Emilio Bouza, Madrid, Spain
Director of the Microbiology and Infectious Disease Division, Gregorio Maranon Hospital, Madrid, Spain
He is also a full professor of the Department of Medicine at the Universidad Complutense of Madrid. Emilio Bouza is a specialist in Internal Medicine and Clinical Microbiology. He did his Internship and Residency at Hospital Puerta de Hierro Hospital in Madrid between 1971 and 1975 (Autonomous University of Madrid). From 1975–1977, he did a post-doctoral training in Infectious Diseases at the Center for the Health Sciences of the University of California in Los Angeles (UCLA). His main mentors were William Hewitt, Sidney Finegold, Richard Meyer and Lowell Young.
In 1977 he founded one of the first modern Infectious Disease units in Madrid (Spain) at the Ramon y Cajal Hospital, integrating microbiologists and internists, in Fernando Baquero’s department. He remained leader of that unit until 1984.
Emilio Bouza was a founding member (1982) and former president of the Spanish Society for Clinical Microbiology and Infectious Diseases (SEIMC), created with the objective of bringing together clinicians and microbiologists for the better management and care of infectious diseases.
Since 1984 he is the Director of the Department of Clinical Microbiology and Infectious Diseases in the Gregorio Maranon Hospital, a division that
combines the work of internists, infectious disease specialists, microbiologists and basic scientists.
He has trained more than 30 rounds of residents in clinical microbiology and infectious diseases and has provided specifi c post-doc training to more than 500 physicians and clinical microbiologists from Spain and other countries. His centre is one of the ESCMID Collaborative Centres.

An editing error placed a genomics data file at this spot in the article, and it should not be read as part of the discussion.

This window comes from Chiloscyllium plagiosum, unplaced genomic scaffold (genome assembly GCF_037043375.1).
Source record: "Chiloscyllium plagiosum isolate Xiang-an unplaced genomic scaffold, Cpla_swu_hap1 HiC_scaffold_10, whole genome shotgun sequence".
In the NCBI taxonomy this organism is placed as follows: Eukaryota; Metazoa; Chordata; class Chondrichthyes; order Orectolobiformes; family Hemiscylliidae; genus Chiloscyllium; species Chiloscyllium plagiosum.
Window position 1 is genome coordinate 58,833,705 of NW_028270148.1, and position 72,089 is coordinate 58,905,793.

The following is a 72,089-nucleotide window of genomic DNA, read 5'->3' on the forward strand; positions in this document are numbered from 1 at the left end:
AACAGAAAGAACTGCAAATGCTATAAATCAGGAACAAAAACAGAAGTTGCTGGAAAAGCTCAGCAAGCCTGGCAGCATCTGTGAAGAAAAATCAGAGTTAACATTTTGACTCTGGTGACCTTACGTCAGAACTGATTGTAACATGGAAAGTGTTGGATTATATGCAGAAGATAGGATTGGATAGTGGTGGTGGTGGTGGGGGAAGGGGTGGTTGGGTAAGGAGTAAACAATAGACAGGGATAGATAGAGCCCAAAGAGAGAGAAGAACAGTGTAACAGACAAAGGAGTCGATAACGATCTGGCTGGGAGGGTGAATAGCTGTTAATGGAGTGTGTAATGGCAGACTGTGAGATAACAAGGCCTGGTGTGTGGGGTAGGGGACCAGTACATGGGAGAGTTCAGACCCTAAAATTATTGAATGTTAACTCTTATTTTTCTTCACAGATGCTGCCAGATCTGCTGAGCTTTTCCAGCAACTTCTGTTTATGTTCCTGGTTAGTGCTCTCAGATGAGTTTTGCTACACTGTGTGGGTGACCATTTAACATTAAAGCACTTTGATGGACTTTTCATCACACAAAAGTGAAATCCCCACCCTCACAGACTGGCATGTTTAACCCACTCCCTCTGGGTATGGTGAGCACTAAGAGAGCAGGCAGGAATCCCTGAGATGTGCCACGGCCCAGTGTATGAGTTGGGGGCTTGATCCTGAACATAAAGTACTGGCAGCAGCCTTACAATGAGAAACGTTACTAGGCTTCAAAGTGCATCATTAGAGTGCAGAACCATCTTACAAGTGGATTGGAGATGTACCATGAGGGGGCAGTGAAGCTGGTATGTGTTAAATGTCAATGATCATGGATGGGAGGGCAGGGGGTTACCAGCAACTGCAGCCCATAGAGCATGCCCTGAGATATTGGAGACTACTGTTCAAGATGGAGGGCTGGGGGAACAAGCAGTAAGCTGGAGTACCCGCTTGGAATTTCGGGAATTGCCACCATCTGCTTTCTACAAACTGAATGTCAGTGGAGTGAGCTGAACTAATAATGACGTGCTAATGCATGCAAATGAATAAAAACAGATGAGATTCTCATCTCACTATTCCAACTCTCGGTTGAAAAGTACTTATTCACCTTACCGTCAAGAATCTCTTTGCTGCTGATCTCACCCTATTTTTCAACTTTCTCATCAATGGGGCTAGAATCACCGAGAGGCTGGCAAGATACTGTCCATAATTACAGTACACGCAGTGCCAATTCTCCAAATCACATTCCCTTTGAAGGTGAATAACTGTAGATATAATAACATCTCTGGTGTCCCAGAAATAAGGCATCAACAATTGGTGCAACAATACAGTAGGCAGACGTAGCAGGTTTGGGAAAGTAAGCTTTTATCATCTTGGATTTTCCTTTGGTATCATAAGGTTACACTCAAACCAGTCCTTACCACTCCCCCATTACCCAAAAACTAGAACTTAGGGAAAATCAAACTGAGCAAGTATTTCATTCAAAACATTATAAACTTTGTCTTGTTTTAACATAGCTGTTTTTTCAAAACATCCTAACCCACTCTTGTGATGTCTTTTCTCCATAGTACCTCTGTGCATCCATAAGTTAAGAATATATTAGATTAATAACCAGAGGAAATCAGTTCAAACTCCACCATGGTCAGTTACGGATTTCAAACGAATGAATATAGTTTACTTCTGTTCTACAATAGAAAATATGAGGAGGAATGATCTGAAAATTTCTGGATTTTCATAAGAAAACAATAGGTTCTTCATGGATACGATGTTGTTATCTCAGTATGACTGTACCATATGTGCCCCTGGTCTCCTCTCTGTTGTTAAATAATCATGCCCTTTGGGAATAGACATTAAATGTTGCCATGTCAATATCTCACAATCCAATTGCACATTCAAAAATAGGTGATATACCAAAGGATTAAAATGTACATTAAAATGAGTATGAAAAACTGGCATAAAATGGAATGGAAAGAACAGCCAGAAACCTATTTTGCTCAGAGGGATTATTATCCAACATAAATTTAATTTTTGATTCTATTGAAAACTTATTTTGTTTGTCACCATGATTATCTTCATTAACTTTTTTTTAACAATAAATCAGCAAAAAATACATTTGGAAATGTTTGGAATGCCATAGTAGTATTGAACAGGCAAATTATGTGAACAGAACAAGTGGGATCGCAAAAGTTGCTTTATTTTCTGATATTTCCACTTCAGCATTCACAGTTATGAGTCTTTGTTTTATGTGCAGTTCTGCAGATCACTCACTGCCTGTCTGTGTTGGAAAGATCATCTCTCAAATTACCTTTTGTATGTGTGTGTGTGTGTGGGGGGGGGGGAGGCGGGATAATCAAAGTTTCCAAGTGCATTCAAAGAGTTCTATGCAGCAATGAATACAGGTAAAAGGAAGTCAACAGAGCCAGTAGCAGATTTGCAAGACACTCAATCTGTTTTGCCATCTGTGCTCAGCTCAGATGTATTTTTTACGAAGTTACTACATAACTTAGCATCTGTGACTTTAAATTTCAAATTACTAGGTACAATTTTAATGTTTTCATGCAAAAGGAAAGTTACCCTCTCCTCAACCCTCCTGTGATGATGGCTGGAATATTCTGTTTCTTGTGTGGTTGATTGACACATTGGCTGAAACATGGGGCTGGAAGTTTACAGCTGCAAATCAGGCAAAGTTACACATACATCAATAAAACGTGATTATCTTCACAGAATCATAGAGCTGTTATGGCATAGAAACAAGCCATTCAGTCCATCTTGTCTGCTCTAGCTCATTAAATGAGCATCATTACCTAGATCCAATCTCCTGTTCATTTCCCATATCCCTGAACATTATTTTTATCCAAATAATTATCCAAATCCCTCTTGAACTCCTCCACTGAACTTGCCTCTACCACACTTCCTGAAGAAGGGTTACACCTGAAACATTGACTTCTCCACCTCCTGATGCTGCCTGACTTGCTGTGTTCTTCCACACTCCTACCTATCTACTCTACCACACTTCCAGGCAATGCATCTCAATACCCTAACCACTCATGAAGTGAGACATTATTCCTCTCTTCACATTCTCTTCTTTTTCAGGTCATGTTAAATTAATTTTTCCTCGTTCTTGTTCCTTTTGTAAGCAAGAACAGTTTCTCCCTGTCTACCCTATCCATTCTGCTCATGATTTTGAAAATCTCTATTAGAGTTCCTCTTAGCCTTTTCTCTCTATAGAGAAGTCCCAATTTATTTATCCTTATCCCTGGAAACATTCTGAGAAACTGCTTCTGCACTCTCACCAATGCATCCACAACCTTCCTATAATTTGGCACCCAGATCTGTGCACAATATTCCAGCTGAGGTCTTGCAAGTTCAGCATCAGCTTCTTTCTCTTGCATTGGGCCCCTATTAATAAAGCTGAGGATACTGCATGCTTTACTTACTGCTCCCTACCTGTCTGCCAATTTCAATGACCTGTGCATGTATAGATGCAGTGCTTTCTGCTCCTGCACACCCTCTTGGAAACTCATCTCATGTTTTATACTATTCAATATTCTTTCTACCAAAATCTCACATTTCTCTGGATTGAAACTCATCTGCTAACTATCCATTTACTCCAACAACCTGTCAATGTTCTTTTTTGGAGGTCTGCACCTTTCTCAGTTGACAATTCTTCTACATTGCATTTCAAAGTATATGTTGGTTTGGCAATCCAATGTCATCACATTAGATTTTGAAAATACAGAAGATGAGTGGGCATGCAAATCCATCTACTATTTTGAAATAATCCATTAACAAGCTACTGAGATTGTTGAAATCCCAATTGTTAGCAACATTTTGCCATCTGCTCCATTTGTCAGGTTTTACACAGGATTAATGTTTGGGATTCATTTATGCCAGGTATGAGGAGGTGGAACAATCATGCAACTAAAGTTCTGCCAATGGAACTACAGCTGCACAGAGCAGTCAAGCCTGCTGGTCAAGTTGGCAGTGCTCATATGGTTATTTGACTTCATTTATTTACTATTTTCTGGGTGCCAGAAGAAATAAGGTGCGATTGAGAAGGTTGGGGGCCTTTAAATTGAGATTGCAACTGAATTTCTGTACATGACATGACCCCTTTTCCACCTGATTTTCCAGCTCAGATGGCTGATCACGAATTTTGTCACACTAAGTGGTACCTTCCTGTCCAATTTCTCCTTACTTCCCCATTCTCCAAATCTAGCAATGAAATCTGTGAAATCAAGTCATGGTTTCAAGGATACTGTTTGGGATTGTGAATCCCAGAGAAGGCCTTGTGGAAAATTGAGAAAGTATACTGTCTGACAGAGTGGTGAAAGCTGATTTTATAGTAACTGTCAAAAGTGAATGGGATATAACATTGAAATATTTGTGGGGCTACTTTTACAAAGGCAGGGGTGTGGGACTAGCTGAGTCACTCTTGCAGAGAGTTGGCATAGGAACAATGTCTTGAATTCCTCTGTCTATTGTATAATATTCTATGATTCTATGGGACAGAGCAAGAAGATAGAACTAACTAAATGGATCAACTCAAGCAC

He held several positions within ESCMID, including elected Member of the Executive Committee and Secretary General of the Society. He was the Editor-in-Chief of Clinical Microbiology and Infection for a period of 4 years, following Professor Jacques Acar’s editorship. Emilio Bouza was the fi rst Chairman of the Study Group of Nosocomial Infections (ESGNI) and during this period the group
produced the ten initial ESGNI pan-European studies in fields such as bacteraemia, catheter-related infections, urinary-tract infections, ventilator-associated pneumonia and staphylococcal colonisation.
He has authored more than 500 indexed publications and is author of over 100 book chapters.
His research interests lie in the diagnosis and treatment of nosocomial infections including ventilator-associated pneumonia, catheter-related
infections, invasive fungal infections, bloodstream infections, endocarditis, staphylococcal infections and Clostridium difficile-associated diarrhoea. His present Hirsch Index is 44.